Initiative Filed To Legalize Pot in Washington
function share_this(num) {
 tit=encodeURIComponent('Initiative Filed To Legalize Pot in Washington');
 site = new Array(5);
 return false;

Initiative Filed To Legalize Pot in Washington
Posted by CN Staff on January 12, 2010 at 06:00:03 PT
By Gene Johnson, The Associated Press
Source: Seattle Times
Washington State -- Five activists filed a ballot initiative Monday that would legalize all adult marijuana possession, manufacturing and sales under Washington state law  one of the most sweeping efforts at changing marijuana laws around the country this year.Its sponsors include two Seattle lawyers and the director of Seattle's annual Hempfest. They call themselves Sensible Washington, and say that in a time of dire budget woes, the state government should stop spending money on police, court and jail costs for people who use or produce marijuana.
Douglas Hiatt, a lawyer who represents medical-marijuana patients, told The Associated Press the proposal would remove all state criminal penalties for adults who possess, grow and distribute pot  no matter how much. Criminal penalties for juveniles who possess marijuana and for those who provide the drug to juveniles would remain in place.Driving under the influence of the drug still would be against the law, too. And marijuana would remain illegal under federal law."It basically tells the federal government, 'Hey it's your prohibition  if you want it, you pay for it,' " Hiatt said. "We're tired of screwing around and wasting all this dough."Volunteers are lining up to collect the more than 241,000 signatures required to place the initiative on the November ballot, Hiatt said.The campaign has competition in Washington. One bill introduced here would legalize and regulate marijuana, while another would decriminalize possession of small amounts of pot, making it punishable by a fine rather than jail time.Legalization bills have also been introduced in California, Massachusetts, New Hampshire and Nevada, and a group campaigning to place a marijuana-legalization measure before California voters said last month that it has enough signatures to qualify for this year's ballot.Alison Holcomb, drug-policy director at the American Civil Liberties Union of Washington, which is lobbying for the decriminalization bill, said she supports any effort to engage the public in discussing marijuana law changes, but she couldn't comment specifically on the initiative without reading it."If there were decriminalization of transfers of small amounts of marijuana not for profit, that might be one way to undermine the cartels' bottom line," she said. "But I think the push-back would be, are you just giving the gangsters a get-out-of-jail-free card in Washington state? Are you setting up incentives for criminal elements to come here and set up shop?"Hiatt disputed that notion, saying the drug flourishes on the black market only because it is illegal. Furthermore, federal agents wouldn't stand for large-scale marijuana trafficking, he said.He cited one recent study suggesting Washington could save tens of millions of dollars a year on law-enforcement costs if marijuana were legal.Hiatt said he was inspired to file the initiative in part by a recent conversation with Mason County Prosecutor Gary Burleson, who told him to "put your money where your mouth is" and get an initiative before voters.In an interview Monday, Burleson said he doesn't necessarily support legalizing marijuana  and certainly not in the unlimited, unregulated way the initiative proposes. But he said he's frustrated with Washington's complicated medical-marijuana law, which authorizes patients to possess marijuana but is vague about how they can obtain it."Wouldn't legalizing this answer a whole lot of questions?" he said. "Aren't we just beating around the edges with all of these legal nuances?"I don't have a problem with marijuana being legal, and I don't have a problem with it being illegal," Burleson said. "But right now, I have a big problem understanding what's legal and what's not."Source: Seattle Times (WA)Author: Gene Johnson, The Associated PressPublished: January 11, 2010Copyright: 2010 The Seattle Times CompanyContact: opinion seatimes.comWebsite: -- Cannabis Archives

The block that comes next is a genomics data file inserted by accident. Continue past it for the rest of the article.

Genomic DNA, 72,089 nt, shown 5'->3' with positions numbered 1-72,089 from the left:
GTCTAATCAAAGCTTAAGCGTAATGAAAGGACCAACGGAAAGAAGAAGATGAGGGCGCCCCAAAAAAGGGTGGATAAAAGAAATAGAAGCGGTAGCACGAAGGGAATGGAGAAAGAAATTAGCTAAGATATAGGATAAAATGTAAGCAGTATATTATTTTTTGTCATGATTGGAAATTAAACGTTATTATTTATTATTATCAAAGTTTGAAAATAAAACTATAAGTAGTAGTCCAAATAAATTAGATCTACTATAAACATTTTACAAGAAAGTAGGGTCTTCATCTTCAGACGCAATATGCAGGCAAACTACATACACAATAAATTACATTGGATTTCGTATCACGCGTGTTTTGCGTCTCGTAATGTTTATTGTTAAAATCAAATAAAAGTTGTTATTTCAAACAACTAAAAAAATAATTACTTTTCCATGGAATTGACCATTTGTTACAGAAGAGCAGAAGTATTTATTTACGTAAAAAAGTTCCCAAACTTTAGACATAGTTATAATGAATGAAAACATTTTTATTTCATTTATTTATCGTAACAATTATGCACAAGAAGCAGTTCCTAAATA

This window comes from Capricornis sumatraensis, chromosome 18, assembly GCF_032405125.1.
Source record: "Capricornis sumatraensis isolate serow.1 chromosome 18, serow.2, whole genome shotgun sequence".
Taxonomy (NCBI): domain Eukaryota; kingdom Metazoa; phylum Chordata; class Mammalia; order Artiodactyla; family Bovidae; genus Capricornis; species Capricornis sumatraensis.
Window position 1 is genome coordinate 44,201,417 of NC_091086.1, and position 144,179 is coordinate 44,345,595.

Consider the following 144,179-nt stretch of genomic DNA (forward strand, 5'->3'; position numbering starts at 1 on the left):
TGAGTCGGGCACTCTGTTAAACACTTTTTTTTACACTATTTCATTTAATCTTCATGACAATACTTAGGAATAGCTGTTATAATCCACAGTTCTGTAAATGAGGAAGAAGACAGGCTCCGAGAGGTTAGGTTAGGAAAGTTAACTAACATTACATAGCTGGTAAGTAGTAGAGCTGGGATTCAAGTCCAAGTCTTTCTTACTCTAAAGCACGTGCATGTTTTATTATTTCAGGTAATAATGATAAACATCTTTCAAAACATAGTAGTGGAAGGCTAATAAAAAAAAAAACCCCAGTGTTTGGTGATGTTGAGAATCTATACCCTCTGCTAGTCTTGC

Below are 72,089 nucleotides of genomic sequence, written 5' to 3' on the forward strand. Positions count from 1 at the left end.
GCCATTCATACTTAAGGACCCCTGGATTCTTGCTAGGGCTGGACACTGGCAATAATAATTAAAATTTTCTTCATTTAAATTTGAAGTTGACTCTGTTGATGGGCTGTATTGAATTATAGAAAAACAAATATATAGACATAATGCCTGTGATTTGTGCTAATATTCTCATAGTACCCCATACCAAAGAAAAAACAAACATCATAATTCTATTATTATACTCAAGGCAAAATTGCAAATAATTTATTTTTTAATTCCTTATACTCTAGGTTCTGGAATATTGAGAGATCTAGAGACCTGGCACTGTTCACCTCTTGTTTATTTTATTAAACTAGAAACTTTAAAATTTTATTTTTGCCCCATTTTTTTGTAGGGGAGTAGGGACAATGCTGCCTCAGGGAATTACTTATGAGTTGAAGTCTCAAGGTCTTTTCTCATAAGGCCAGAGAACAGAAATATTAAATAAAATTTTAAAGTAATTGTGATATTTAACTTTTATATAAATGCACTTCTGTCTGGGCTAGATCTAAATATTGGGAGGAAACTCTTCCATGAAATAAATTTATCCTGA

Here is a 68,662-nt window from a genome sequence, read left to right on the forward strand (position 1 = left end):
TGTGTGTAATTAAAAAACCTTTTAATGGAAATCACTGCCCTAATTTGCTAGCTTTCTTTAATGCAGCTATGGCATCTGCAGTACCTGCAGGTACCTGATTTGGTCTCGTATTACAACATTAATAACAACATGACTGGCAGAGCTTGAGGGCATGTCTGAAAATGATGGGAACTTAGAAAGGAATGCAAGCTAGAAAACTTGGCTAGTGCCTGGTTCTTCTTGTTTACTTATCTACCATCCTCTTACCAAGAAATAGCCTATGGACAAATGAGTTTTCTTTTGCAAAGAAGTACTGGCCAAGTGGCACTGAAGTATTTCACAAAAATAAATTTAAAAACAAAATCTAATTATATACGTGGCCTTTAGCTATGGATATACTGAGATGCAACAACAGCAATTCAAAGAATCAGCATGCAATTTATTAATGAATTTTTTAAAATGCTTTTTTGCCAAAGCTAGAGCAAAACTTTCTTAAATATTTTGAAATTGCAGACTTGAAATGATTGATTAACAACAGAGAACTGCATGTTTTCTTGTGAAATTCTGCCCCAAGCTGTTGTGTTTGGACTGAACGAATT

Home Comment Email Register Recent Comments Help 

Comment #3 posted by Canis420 on January 12, 2010 at 10:52:25 PT:
Florida PUFMM
I believe the number of petitions needed in Florida is just under 700,000 and it is a percentage of the states population. If we dont make it for 2010, which it seems we will not, all petitions signed will carry over until 2012. So keep at it all petition pushers!
[ Post Comment ]

Comment #2 posted by Sam Adams on January 12, 2010 at 09:02:25 PT
as you may know from living there, I believe Florida is the 3rd biggest state in the US for population. WAY more people in the Florida than Washington state.The Florida state website, elections sections, would probably answer your question on the math, Florida has 3 times the number of people of WA:
[ Post Comment ]

Comment #1 posted by knightshade on January 12, 2010 at 06:11:22 PT:
How come they only need 241,000 signatures to legalize pot period, and in Florida we need over 900,000 for the medical marijuana petition? ( says they've only got 34,000 btw, less than a month before the deadline)Is the number based on the number of residents in the state? If so what's the math formula?
my weed music
[ Post Comment ]

Post Comment